“The Hongkongers who are in their 50s and 60s went through the [1997-98 Asian] financial crisis,” says Tang. “The next generations learned from that. It taught them a lesson – that equities are not everything.
“They are very comfortable with developed real estate markets such as Australia and the UK, because they are very aware of the Commonwealth countries’ legal system. They prefer these markets, which will give them a more stable return, rather than emerging markets such as the Philippines or even Malaysia.
“It used to be normal to start [investing] with US$1 million; these days it’s US$2 million or US$3 million.”
Then there’s pure indulgence. In the past few months alone Hong Kong has seen a world record of HK$2,695,000 (US$343,000) paid at a Bonhams whisky sale for a bottle of rare first-edition Yamazaki 50-year-old, and a bottle of rare 60-year-old Macallan go for US$1.1 million.
Fancy somewhere flash to toast your own success? Hong Kong has six restaurants rated with three Michelin stars in which to indulge. Singapore? Zero.
Stuart Dale is head of client services in wines and spirits for the region at the personal lifestyle and concierge service Quintessentially. He says Hong Kong largesse has long been legendary. What sets it apart these days is simply that the purchase is more personal.
“What we’ve seen is that people in Hong Kong have really made a switch to experiences and to personalising those,” says Dale. “Five years ago, people would simply want to buy a great vintage. Now they want more. You can now go to some great vineyards, spend a great weekend, and you can leave with your own personalised barrel, your own vintage.
“People are opening their minds up to an experience. It’s gone from buying a product to an experience.”
Former Hongkonger Stella Suen’s New York-based luxury personal shopping service, The Luxe Link, caters to every whim of the city’s wealthy, and has in the past satisfied requests for everything from ball gowns to motorised skateboards. This gives Suen a unique insight into what makes Hong Kong’s crazy rich tick.
“The Luxe Link gives people access to items they may not be able to find on their own or who do not have the time to search on their own,” she says.
“The typical profile of our clients who live in Hong Kong is: they are fashionable, they love to shop, they are knowledgeable about luxury, they are brand savvy, and they are aware of trends and new releases, but they also look beyond merely what is ‘in’. Our clients definitely have their own individual style, and they don’t hesitate to let that shine.”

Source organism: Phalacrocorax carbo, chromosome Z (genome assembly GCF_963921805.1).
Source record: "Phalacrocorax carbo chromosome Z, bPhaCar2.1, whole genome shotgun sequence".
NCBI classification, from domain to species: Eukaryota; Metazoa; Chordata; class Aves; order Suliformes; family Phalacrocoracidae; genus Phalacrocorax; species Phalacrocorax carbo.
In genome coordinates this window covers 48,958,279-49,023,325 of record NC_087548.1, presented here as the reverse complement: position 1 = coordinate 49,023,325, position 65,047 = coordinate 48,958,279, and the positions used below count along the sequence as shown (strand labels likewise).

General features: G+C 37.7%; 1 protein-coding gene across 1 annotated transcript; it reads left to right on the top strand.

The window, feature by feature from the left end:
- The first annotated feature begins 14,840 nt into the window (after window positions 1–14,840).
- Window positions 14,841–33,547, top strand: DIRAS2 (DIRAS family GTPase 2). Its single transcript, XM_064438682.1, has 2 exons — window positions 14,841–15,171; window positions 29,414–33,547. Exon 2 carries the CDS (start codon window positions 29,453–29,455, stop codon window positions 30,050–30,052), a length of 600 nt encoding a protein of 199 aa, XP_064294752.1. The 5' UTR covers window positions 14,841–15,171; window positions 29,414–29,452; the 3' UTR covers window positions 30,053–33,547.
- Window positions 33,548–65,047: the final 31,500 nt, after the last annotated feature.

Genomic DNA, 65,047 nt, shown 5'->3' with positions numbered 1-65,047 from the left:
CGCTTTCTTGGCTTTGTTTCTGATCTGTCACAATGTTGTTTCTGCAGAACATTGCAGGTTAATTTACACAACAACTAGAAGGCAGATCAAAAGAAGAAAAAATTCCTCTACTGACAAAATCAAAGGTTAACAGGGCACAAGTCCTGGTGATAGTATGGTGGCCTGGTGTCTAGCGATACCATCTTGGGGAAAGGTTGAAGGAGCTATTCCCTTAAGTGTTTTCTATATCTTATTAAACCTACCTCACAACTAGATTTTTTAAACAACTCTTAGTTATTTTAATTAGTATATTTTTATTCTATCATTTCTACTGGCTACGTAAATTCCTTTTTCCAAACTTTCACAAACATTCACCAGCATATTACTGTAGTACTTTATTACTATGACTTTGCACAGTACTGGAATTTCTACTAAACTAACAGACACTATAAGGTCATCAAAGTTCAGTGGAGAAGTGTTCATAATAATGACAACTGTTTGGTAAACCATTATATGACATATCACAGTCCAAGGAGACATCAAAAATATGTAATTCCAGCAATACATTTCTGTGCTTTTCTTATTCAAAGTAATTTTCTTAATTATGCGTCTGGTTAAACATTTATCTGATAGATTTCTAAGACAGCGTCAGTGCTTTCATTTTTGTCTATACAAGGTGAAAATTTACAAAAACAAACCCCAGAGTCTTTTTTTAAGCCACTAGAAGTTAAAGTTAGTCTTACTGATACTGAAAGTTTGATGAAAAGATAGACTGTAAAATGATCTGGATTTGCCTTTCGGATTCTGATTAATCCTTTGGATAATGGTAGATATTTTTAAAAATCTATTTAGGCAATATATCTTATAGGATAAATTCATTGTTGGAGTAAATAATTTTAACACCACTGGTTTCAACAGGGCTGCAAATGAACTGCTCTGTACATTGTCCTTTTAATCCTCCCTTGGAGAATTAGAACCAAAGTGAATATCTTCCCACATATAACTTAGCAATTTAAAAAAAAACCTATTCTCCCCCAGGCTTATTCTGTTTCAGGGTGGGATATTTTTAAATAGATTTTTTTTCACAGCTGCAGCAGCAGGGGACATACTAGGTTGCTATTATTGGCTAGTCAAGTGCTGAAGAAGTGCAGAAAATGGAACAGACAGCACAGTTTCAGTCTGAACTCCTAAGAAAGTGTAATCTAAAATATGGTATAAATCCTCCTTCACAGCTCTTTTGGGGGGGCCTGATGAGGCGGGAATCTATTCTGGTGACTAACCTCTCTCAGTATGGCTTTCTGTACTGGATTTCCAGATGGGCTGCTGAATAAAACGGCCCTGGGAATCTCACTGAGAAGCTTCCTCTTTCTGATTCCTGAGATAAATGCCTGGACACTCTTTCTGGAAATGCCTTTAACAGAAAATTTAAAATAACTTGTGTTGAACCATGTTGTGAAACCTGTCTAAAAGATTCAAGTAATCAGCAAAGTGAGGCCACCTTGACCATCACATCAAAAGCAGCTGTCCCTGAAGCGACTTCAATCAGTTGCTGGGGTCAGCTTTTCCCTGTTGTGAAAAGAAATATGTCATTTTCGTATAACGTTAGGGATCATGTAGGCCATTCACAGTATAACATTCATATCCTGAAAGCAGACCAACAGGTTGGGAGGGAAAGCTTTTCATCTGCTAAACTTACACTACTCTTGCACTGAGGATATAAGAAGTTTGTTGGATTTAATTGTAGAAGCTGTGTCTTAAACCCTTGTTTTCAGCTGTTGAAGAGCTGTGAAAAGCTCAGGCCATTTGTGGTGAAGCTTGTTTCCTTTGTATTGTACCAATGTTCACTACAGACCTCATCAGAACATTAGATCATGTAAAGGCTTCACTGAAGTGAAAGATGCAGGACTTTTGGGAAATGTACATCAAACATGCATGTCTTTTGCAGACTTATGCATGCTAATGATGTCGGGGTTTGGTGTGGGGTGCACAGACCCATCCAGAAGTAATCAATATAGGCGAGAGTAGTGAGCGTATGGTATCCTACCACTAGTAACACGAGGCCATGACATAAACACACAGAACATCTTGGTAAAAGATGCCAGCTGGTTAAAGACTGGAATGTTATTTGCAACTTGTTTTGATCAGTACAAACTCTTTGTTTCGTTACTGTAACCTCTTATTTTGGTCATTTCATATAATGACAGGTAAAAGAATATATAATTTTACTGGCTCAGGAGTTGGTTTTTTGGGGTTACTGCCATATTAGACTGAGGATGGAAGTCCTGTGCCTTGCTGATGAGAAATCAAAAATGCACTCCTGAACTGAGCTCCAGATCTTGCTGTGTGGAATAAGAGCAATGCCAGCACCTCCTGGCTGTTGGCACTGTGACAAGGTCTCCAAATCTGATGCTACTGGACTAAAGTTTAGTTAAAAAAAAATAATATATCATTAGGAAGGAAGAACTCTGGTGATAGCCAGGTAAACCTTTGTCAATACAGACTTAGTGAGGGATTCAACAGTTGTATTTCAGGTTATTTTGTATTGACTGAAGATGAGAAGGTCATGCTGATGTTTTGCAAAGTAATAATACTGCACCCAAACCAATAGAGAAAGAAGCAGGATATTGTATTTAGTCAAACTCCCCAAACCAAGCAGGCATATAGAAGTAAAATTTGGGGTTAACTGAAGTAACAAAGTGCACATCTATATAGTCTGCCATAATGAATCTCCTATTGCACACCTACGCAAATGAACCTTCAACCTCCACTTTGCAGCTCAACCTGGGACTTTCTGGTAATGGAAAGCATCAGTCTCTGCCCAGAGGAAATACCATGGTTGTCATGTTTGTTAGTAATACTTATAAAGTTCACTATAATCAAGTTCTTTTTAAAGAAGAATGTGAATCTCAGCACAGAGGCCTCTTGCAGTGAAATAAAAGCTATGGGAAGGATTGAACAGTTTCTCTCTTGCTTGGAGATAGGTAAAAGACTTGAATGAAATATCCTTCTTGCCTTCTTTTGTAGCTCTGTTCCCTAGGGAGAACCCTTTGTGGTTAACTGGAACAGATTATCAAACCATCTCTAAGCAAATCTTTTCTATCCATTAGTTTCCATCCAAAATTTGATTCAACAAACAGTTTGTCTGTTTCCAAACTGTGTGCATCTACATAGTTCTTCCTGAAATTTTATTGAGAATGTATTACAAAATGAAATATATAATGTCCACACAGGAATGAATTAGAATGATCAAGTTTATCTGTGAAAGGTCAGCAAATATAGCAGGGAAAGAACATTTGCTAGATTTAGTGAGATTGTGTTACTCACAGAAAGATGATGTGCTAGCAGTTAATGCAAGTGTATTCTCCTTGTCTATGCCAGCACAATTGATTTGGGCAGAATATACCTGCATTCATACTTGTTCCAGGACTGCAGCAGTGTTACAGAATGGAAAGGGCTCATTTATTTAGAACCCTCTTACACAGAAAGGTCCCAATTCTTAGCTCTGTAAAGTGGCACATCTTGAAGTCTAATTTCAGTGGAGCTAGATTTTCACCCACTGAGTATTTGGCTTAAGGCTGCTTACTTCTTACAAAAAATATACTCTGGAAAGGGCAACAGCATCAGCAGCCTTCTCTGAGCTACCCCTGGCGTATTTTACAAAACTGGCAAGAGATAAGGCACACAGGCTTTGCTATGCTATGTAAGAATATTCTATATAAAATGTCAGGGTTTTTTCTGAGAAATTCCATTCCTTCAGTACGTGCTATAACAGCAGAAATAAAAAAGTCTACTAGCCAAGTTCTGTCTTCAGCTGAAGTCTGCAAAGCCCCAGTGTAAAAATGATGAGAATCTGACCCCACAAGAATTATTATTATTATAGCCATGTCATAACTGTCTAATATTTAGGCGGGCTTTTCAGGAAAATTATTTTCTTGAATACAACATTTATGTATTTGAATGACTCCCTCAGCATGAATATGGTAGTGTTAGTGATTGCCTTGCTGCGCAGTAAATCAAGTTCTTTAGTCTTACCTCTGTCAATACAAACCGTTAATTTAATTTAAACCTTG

Cars are the ultimate reflection of indulgence in Hong Kong, given how small the Chinese special administrative region is, and the convenience and efficiency of public transport. But nothing turns heads quite like a flash motor, and a run through figures supplied by the Transport Department highlights an obsession with the very top end of the market.
Last year, Hongkongers splashed out on an impressive number of such vehicles, registering Porsches (804), Lamborghinis (45) and Ferraris (39).
“Clients in Hong Kong pursue personalised lifestyle, creating a truly bespoke car that represents their unique style, tastes and ambitions,” says Elaine Fong, Ferrari’s local marketing and public relations manager.
Travel is another good barometer when rating the crazy rich. It seems Hong Kong’s high fliers are increasingly looking for bespoke experiences – and they are willing to pay any price to indulge.
Andrea Oschetti, of Hong Kong-based luxury travel outfit Blueflower, says these days there are extravagances anyone with the wealth and wherewithal can enjoy, such as being helicoptered into the Antarctic for a few days, or even an afternoon.
Hong Kong’s highest echelon have expanded their horizons, Oschetti says. “For Hong Kong these days it is more about doing things, connecting with things that are life-enriching rather than just simply turning yourself off for two weeks,” he says.
“People are spending more but they are spending more on experiences rather than going to hotels, which a few years ago was the big item on the wish list. Now it is about what you are passionate about.
“This month is the Venice Film Festival. Through the special connections we have, we have been able to arrange for some Hong Kong clients to walk the red carpet, right along with all the Hollywood stars. They are socialites and if you like to dress up, there could be no better experience.”